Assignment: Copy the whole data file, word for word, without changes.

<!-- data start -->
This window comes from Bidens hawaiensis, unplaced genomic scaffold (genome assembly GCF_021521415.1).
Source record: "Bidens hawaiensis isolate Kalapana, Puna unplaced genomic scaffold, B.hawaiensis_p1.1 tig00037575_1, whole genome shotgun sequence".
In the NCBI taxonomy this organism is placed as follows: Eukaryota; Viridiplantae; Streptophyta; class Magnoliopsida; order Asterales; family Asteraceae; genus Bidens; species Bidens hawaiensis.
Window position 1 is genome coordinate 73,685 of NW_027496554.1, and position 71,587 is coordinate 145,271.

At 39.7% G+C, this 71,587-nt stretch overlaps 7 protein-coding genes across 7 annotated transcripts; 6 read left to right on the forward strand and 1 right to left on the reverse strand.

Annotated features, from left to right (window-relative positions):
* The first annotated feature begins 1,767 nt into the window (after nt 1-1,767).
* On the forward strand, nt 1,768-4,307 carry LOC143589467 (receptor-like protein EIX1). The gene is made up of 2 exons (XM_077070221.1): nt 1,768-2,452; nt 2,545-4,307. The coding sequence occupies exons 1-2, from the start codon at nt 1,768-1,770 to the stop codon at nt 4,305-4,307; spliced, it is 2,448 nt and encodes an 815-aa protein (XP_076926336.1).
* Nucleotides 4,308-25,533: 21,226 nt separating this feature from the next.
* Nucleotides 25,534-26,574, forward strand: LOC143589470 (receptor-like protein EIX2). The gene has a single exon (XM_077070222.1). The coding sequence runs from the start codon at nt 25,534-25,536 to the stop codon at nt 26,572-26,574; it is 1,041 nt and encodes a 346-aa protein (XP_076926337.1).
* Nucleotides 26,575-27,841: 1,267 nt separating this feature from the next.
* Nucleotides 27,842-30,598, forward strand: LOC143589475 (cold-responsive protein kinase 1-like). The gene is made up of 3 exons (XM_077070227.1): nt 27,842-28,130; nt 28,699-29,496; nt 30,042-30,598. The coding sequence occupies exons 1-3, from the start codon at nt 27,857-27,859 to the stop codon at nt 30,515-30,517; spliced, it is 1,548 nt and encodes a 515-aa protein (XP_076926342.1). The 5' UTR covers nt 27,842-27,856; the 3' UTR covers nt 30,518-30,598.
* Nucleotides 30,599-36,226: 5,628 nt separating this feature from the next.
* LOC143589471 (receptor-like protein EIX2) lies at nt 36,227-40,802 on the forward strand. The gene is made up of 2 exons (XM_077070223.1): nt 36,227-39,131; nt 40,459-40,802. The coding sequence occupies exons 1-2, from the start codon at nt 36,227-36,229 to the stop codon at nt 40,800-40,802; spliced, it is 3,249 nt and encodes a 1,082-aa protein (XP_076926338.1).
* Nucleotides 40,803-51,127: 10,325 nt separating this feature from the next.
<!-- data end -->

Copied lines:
This window comes from Bidens hawaiensis, unplaced genomic scaffold (genome assembly GCF_021521415.1).
Source record: "Bidens hawaiensis isolate Kalapana, Puna unplaced genomic scaffold, B.hawaiensis_p1.1 tig00037575_1, whole genome shotgun sequence".
In the NCBI taxonomy this organism is placed as follows: Eukaryota; Viridiplantae; Streptophyta; class Magnoliopsida; order Asterales; family Asteraceae; genus Bidens; species Bidens hawaiensis.
Window position 1 is genome coordinate 73,685 of NW_027496554.1, and position 71,587 is coordinate 145,271.

At 39.7% G+C, this 71,587-nt stretch overlaps 7 protein-coding genes across 7 annotated transcripts; 6 read left to right on the forward strand and 1 right to left on the reverse strand.

Annotated features, from left to right (window-relative positions):
* The first annotated feature begins 1,767 nt into the window (after nt 1-1,767).
* On the forward strand, nt 1,768-4,307 carry LOC143589467 (receptor-like protein EIX1). The gene is made up of 2 exons (XM_077070221.1): nt 1,768-2,452; nt 2,545-4,307. The coding sequence occupies exons 1-2, from the start codon at nt 1,768-1,770 to the stop codon at nt 4,305-4,307; spliced, it is 2,448 nt and encodes an 815-aa protein (XP_076926336.1).
* Nucleotides 4,308-25,533: 21,226 nt separating this feature from the next.
* Nucleotides 25,534-26,574, forward strand: LOC143589470 (receptor-like protein EIX2). The gene has a single exon (XM_077070222.1). The coding sequence runs from the start codon at nt 25,534-25,536 to the stop codon at nt 26,572-26,574; it is 1,041 nt and encodes a 346-aa protein (XP_076926337.1).
* Nucleotides 26,575-27,841: 1,267 nt separating this feature from the next.
* Nucleotides 27,842-30,598, forward strand: LOC143589475 (cold-responsive protein kinase 1-like). The gene is made up of 3 exons (XM_077070227.1): nt 27,842-28,130; nt 28,699-29,496; nt 30,042-30,598. The coding sequence occupies exons 1-3, from the start codon at nt 27,857-27,859 to the stop codon at nt 30,515-30,517; spliced, it is 1,548 nt and encodes a 515-aa protein (XP_076926342.1). The 5' UTR covers nt 27,842-27,856; the 3' UTR covers nt 30,518-30,598.
* Nucleotides 30,599-36,226: 5,628 nt separating this feature from the next.
* LOC143589471 (receptor-like protein EIX2) lies at nt 36,227-40,802 on the forward strand. The gene is made up of 2 exons (XM_077070223.1): nt 36,227-39,131; nt 40,459-40,802. The coding sequence occupies exons 1-2, from the start codon at nt 36,227-36,229 to the stop codon at nt 40,800-40,802; spliced, it is 3,249 nt and encodes a 1,082-aa protein (XP_076926338.1).
* Nucleotides 40,803-51,127: 10,325 nt separating this feature from the next.